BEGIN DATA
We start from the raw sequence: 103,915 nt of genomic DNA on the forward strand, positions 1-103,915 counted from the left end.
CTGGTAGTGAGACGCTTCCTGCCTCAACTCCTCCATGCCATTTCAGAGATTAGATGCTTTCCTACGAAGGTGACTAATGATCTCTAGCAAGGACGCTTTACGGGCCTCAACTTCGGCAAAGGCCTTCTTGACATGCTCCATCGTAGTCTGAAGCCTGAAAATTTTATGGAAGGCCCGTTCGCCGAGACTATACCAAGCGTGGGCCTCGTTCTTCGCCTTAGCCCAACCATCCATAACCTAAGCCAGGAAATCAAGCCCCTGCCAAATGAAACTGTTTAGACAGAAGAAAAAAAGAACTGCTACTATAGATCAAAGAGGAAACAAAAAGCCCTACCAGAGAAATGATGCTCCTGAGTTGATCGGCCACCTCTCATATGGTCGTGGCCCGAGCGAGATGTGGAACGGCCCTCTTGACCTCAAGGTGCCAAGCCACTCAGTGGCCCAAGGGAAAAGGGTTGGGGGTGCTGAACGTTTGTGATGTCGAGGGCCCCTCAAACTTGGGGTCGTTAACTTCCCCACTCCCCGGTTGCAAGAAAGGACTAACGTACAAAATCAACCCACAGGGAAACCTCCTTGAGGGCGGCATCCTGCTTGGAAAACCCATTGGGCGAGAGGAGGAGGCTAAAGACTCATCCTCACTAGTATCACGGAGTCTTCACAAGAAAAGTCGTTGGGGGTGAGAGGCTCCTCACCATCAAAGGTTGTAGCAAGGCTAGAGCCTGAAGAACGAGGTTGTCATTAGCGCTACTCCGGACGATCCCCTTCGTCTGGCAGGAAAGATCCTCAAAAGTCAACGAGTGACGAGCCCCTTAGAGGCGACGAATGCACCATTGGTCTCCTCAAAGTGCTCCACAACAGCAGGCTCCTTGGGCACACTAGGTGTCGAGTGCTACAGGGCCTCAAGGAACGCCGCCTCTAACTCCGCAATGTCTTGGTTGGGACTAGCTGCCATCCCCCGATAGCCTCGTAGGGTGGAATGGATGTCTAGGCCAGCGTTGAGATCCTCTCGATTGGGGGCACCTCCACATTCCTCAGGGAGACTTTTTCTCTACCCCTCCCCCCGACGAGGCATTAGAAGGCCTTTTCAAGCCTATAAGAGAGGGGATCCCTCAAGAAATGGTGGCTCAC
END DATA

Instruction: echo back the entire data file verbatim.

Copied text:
We start from the raw sequence: 103,915 nt of genomic DNA on the forward strand, positions 1-103,915 counted from the left end.
CTGGTAGTGAGACGCTTCCTGCCTCAACTCCTCCATGCCATTTCAGAGATTAGATGCTTTCCTACGAAGGTGACTAATGATCTCTAGCAAGGACGCTTTACGGGCCTCAACTTCGGCAAAGGCCTTCTTGACATGCTCCATCGTAGTCTGAAGCCTGAAAATTTTATGGAAGGCCCGTTCGCCGAGACTATACCAAGCGTGGGCCTCGTTCTTCGCCTTAGCCCAACCATCCATAACCTAAGCCAGGAAATCAAGCCCCTGCCAAATGAAACTGTTTAGACAGAAGAAAAAAAGAACTGCTACTATAGATCAAAGAGGAAACAAAAAGCCCTACCAGAGAAATGATGCTCCTGAGTTGATCGGCCACCTCTCATATGGTCGTGGCCCGAGCGAGATGTGGAACGGCCCTCTTGACCTCAAGGTGCCAAGCCACTCAGTGGCCCAAGGGAAAAGGGTTGGGGGTGCTGAACGTTTGTGATGTCGAGGGCCCCTCAAACTTGGGGTCGTTAACTTCCCCACTCCCCGGTTGCAAGAAAGGACTAACGTACAAAATCAACCCACAGGGAAACCTCCTTGAGGGCGGCATCCTGCTTGGAAAACCCATTGGGCGAGAGGAGGAGGCTAAAGACTCATCCTCACTAGTATCACGGAGTCTTCACAAGAAAAGTCGTTGGGGGTGAGAGGCTCCTCACCATCAAAGGTTGTAGCAAGGCTAGAGCCTGAAGAACGAGGTTGTCATTAGCGCTACTCCGGACGATCCCCTTCGTCTGGCAGGAAAGATCCTCAAAAGTCAACGAGTGACGAGCCCCTTAGAGGCGACGAATGCACCATTGGTCTCCTCAAAGTGCTCCACAACAGCAGGCTCCTTGGGCACACTAGGTGTCGAGTGCTACAGGGCCTCAAGGAACGCCGCCTCTAACTCCGCAATGTCTTGGTTGGGACTAGCTGCCATCCCCCGATAGCCTCGTAGGGTGGAATGGATGTCTAGGCCAGCGTTGAGATCCTCTCGATTGGGGGCACCTCCACATTCCTCAGGGAGACTTTTTCTCTACCCCTCCCCCCGACGAGGCATTAGAAGGCCTTTTCAAGCCTATAAGAGAGGGGATCCCTCAAGAAATGGTGGCTCAC